When everything started shutting down a part of me panicked. I couldn't be trapped at home I'd go insane. I need to go out into the world and discover new things! Thankfully, I recently discovered a park near my house. It doesn't seem to be very well known. Each time I've gone I've seen maybe 5 people there total. I've started calling it my secret park.
To me my secret park represents freedom. Just knowing it's there makes me feel less trapped. When I need it most there's somewhere to escape. Somewhere to explore and have adventures... I miss having adventures.
The first time I went it was such a relief to just be outside. I wandered around half the park not yet realizing how much more there was to see. The next time I went I found the other half which had trails. The time after that I climbed trees and rocks. Each time I went back I discovered more. There seemed to be just enough to keep me fascinated.
What stood out to me the most was the reflections in the creek. Of course, I almost missed that entirely. I had just finished learning why I shouldn't climb a specific type of rock and had wandered over to the water's edge to clean up when it happened. I was turning around to leave and fell down for seemingly no reason and landed in just the perfect spot. I laughed because at that moment I could practically hear nature telling me to "sit yo ass down."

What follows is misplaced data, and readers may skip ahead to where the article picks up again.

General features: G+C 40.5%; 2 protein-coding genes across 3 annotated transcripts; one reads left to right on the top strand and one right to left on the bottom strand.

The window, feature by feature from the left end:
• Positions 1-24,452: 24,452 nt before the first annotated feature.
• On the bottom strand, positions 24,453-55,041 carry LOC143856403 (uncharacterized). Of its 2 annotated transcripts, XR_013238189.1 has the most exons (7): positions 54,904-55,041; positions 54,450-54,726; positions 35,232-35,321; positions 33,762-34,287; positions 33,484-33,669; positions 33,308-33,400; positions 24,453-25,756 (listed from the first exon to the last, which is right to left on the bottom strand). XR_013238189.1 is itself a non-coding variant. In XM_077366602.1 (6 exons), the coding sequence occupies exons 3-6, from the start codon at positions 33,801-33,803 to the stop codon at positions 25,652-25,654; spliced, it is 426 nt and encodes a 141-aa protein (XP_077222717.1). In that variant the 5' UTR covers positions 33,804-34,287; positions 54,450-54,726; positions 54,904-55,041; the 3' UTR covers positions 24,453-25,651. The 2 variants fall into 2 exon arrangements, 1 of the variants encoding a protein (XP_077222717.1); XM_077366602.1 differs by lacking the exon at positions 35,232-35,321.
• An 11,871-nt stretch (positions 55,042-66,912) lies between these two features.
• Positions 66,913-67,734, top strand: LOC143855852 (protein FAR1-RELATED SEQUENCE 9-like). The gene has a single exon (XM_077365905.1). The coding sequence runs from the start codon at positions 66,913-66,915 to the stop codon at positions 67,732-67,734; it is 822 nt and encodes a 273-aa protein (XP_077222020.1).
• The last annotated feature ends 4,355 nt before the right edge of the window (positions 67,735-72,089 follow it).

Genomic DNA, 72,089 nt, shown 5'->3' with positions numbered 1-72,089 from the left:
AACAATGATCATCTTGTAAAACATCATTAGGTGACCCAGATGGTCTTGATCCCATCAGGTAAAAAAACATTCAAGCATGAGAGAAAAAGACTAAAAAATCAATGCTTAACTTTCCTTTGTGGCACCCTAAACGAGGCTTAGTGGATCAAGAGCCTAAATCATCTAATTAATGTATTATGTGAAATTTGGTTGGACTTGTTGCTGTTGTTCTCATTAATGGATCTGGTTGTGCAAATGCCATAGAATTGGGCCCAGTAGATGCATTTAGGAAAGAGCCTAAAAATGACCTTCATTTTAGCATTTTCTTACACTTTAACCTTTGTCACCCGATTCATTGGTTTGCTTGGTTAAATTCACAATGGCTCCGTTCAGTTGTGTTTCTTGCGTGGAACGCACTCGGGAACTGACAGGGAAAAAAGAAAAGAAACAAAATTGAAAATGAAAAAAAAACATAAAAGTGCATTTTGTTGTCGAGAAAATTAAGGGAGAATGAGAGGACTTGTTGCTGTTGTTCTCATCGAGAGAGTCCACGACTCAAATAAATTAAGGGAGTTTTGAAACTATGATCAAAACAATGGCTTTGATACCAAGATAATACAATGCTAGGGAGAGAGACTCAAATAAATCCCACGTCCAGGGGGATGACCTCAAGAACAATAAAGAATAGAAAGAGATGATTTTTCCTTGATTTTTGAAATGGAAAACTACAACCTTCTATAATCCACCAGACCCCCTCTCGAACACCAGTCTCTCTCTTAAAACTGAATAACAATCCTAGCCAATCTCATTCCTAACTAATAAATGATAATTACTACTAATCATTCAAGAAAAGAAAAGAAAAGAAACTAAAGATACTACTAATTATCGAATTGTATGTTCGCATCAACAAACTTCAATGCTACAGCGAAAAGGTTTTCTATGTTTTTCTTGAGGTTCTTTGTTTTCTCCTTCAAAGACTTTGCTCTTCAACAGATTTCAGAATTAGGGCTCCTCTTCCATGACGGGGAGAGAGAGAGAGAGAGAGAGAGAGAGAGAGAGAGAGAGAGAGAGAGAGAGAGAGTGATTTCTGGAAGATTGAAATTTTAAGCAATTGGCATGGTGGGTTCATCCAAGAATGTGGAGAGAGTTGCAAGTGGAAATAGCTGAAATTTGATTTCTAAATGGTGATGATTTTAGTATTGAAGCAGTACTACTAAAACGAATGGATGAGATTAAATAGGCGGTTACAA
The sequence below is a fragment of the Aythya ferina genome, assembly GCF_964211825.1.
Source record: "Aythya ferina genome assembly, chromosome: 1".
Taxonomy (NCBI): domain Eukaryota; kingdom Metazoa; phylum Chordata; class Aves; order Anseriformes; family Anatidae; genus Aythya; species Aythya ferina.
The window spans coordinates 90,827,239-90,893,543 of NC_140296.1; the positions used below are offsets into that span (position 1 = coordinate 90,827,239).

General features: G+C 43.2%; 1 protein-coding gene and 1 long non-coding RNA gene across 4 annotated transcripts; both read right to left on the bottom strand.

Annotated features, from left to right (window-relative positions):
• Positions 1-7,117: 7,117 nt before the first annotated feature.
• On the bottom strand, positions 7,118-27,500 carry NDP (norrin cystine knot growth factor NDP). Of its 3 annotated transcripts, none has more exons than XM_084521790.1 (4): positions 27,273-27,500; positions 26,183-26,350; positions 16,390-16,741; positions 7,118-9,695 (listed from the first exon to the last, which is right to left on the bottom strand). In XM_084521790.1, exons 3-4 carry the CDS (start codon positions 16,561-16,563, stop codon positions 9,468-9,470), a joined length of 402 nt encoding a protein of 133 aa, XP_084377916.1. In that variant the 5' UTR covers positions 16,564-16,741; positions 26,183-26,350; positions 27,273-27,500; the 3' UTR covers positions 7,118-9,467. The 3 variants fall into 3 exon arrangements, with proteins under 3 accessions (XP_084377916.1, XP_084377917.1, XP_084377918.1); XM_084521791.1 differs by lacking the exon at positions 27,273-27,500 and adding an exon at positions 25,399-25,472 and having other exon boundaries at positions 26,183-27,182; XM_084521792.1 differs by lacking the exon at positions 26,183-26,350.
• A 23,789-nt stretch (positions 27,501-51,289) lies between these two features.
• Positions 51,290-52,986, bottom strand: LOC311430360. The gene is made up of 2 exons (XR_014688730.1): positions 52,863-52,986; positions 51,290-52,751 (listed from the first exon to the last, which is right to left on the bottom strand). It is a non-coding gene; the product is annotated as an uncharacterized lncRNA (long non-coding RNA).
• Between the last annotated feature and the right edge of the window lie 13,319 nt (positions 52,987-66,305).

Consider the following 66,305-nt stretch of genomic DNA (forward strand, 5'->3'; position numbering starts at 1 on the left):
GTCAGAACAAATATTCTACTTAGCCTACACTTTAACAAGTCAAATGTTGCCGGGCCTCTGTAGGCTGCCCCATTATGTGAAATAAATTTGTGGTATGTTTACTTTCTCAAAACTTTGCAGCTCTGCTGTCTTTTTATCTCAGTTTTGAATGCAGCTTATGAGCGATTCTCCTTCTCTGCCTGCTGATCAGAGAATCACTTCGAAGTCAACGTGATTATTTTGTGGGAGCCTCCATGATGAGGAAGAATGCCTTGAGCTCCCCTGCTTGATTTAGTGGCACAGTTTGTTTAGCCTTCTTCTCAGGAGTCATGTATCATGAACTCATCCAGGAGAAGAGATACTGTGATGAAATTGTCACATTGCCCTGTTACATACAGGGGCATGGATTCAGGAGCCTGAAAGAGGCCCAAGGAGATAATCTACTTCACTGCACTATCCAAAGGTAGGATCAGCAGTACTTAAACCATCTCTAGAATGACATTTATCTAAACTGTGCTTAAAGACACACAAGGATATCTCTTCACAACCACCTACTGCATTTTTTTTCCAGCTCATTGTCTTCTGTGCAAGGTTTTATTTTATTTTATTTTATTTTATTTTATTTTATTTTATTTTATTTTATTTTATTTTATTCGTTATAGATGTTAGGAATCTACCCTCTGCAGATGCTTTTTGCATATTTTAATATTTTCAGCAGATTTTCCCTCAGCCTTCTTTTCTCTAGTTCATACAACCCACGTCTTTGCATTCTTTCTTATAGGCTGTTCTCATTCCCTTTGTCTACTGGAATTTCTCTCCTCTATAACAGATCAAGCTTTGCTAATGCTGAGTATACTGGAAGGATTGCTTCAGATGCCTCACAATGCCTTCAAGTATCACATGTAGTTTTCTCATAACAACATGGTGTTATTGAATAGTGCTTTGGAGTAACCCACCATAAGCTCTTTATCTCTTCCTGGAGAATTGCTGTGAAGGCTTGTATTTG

I'd landed in an indent just far enough from the edge that I could stretch my feet out without them getting wet. And I just sat there for a bit. I listened to the birds' chirp and the water burble along while staring out at the trees. There were trees beside me, in front of me, and from my vantage point, the reflection made it seem as though they were under me. I was enveloped in trees. There was something so safe and reassuring about that. I started to see the reflections in the water differently. They were reminders of the glory around me and in my imagination possible doorways to a parallel upside-down world. I'm not sure how long I zoned out there feeling swaddled within the trees while imagining far off worlds, but eventually the urge to roam returned as it always does with me. I left the park thinking of that moment and anticipating many more like it to come.
"The exact origins of the spoon are murky, though archaeologists do have fossils that assert Neanderthal cultures may have fashioned crude, spoon-like instruments out of sea-shells and animal bones. The first remnant of spoons as we know them were found in the ruins of Ancient Egypt, and harken back to 1000 BC."- Thrillist.com I believe that the spoon is an under-appreciated staple of modern life. Which is why I've created a short story demonstrating their importance and documenting their struggles. Read it here.
Dedicated to Jen who wouldn't stop bugging me to illustrate it.